Hawaii is the 50th, and (so far) the last, state in the U.S. It was admitted to the Union on August 21, 1959 and is the only state to be made up entirely of islands. Hawaii was one of four states (along with Vermont, Texas, and California) that was independent prior to statehood. The Kingdom of Hawaii was sovereign from 1810 until 1893 when the monarchy was overthrown by American and European businessmen. Thereafter, it was an independent republic from 1894 until 1898, when it was annexed by the U.S. as a territory and finally became a state in 1959.
Hawaii occupies an archipelago that spreads over 1,500 miles in the central Pacific Ocean, southwest of the continental United States. All of the Hawaiian islands were formed from volcanic activity that initiated under the ocean water at a hotspot. As the tectonic plate beneath the Pacific Ocean moved northwest, the hot spot remained stationary, slowly creating more volcanoes that eventually rose above sea level and became the Hawaiian Islands.
The eight main islands of Hawaii are Ni’ihau, Kaua’i, O’ahu, Moloka’I, Lana’i, Kaho’olawe, Maui, and Hawai’i. Hawai’i is the largest and is often called “The Big Island” in order to avoid confusion with the name of the state as a whole. The Big Island is the site of most of the current volcanic activity in Hawaii. The last volcanic eruption outside the Big Island occurred at Haleakala on Maui before the 18th century. Volcanic activity and erosion have created very impressive geological features on the islands, which tourists and residents alike find fascinating.
Aside from being the only state that is not geographically located in North America, Hawaii is also the only state (if not the only place in America) that grows coffee, is completely surrounded by water, is entirely an archipelago, has a royal palace, and does not have a straight line in its state boundary. Native Hawaiians have an average lifespan of 79.8 years (77.1 years for men and 82.5 years for women), the longest average lifespan of any U.S. state. Current President Barack Obama spent much of his childhood in Hawaii and is the only American president to hail from the state.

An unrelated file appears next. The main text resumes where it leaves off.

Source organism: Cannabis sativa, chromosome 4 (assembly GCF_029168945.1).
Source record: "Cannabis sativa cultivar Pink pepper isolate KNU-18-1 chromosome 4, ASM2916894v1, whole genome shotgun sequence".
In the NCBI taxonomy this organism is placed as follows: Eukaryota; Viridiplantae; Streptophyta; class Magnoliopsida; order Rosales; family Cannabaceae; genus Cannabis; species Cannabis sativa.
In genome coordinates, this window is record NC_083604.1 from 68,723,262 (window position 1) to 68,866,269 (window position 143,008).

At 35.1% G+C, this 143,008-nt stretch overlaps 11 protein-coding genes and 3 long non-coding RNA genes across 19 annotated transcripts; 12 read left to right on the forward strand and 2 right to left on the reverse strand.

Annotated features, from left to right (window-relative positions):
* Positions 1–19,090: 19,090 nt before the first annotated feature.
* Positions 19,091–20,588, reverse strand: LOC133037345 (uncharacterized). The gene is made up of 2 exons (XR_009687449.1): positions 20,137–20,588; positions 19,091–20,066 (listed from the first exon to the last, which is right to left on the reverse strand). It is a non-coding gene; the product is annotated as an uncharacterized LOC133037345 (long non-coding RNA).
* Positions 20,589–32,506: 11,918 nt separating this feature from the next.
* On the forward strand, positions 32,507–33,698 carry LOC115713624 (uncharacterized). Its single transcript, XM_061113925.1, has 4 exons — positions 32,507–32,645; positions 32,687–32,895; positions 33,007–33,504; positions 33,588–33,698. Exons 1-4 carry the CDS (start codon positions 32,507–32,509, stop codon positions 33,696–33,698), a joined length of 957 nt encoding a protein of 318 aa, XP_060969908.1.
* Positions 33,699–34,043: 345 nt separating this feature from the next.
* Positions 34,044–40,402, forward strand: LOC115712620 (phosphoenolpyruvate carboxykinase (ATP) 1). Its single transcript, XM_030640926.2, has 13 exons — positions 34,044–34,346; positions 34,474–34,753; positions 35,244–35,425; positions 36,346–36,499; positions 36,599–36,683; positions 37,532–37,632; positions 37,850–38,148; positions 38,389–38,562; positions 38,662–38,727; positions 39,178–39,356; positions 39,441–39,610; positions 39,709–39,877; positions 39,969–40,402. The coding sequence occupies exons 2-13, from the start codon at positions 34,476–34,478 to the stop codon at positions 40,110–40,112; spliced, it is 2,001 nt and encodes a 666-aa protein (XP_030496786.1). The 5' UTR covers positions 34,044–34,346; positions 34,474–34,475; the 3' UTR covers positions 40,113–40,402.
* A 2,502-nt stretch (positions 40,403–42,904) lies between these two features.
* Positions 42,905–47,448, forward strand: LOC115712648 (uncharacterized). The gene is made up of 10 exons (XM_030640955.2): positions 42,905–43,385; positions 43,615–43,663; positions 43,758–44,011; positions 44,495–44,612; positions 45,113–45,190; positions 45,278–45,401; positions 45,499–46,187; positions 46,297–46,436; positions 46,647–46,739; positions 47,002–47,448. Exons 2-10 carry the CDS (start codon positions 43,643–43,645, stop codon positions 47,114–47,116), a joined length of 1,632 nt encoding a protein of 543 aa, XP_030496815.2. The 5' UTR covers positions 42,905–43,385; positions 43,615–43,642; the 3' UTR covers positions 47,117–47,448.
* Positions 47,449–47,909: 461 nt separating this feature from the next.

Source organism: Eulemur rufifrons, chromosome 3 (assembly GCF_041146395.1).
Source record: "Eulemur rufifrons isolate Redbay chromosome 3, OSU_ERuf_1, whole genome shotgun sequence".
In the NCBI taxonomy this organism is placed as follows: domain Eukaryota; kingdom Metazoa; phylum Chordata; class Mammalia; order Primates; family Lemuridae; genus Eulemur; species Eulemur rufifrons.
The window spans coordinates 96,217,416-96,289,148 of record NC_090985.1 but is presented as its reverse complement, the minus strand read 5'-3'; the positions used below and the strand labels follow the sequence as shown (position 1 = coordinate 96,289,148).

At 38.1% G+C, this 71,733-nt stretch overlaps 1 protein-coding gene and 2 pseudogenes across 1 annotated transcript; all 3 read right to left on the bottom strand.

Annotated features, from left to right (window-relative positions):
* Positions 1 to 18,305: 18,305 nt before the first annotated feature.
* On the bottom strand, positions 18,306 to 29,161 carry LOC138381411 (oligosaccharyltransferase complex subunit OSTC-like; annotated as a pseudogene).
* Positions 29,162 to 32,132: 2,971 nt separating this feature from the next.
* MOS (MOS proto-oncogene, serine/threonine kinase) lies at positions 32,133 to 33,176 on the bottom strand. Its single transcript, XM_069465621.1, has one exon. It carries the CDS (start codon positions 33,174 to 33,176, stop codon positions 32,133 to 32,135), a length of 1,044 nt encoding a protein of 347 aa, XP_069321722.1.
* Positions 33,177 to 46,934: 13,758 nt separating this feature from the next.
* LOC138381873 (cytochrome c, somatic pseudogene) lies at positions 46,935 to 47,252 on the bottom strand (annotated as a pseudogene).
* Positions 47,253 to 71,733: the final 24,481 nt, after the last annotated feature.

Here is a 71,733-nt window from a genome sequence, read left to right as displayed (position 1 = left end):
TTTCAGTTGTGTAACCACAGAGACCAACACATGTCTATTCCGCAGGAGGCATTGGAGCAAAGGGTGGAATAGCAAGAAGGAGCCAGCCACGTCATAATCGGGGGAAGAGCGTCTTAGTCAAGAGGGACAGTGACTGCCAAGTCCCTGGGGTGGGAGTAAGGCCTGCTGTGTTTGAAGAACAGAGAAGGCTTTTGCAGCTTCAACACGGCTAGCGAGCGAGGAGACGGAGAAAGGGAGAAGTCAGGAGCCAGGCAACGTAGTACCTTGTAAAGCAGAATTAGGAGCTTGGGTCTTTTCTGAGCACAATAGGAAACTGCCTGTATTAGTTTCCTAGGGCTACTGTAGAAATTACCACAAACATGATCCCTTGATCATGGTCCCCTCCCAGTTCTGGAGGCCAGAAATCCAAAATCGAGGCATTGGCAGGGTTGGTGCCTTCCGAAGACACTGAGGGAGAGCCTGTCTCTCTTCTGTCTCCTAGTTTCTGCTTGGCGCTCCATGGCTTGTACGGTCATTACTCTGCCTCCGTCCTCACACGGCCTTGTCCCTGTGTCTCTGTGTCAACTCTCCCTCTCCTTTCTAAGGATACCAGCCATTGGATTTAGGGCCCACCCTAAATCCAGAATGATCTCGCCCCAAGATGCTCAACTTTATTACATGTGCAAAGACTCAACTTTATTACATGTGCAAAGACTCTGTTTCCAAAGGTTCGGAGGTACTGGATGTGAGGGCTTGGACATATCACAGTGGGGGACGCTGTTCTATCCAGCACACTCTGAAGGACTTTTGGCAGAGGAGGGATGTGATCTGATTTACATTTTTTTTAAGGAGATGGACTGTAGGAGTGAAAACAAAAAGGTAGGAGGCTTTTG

Hawaii’s climate is typical for the tropics, although temperatures and humidity tend to be a bit less extreme due to constant trade winds from the east. Summer highs tend to remain in the upper 80s° F, while winter temperatures are usually in the low to mid 80’s. Oddly, snow is not typically associated with a tropical climate, but it does fall on the Big Island’s volcanic summits Mauna Kea and Mauna Loa, both more than 13,500 feet above sea level, in the winter months. Mount Wai’ale’ale, on Kaua’i, has the second highest average annual rainfall on Earth, measuring around 460 inches annually. Most of Hawaii has only two seasons – the dry season and the wet season, with the former occurring between May and October and the latter occurring between October and April.
As of 2008, Hawaii had an estimated population of 1,288,198, a 1% increase from 2004. This includes a natural increase of people due to deaths and birth, and an increase due to migration. Hawaii’s population is also contributed to by the large military presence there, which makes up approximately 1.3% of the population.